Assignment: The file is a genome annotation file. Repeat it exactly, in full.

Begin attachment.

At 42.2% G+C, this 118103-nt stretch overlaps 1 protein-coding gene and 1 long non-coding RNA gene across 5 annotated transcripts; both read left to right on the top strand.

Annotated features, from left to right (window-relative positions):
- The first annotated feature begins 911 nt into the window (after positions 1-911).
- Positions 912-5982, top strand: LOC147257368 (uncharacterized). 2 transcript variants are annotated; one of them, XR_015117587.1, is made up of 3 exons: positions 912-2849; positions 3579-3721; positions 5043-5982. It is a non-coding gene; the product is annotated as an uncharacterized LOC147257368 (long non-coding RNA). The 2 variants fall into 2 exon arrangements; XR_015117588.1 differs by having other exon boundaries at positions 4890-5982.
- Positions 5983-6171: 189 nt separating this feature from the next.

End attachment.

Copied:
At 42.2% G+C, this 118103-nt stretch overlaps 1 protein-coding gene and 1 long non-coding RNA gene across 5 annotated transcripts; both read left to right on the top strand.

Annotated features, from left to right (window-relative positions):
- The first annotated feature begins 911 nt into the window (after positions 1-911).
- Positions 912-5982, top strand: LOC147257368 (uncharacterized). 2 transcript variants are annotated; one of them, XR_015117587.1, is made up of 3 exons: positions 912-2849; positions 3579-3721; positions 5043-5982. It is a non-coding gene; the product is annotated as an uncharacterized LOC147257368 (long non-coding RNA). The 2 variants fall into 2 exon arrangements; XR_015117588.1 differs by having other exon boundaries at positions 4890-5982.
- Positions 5983-6171: 189 nt separating this feature from the next.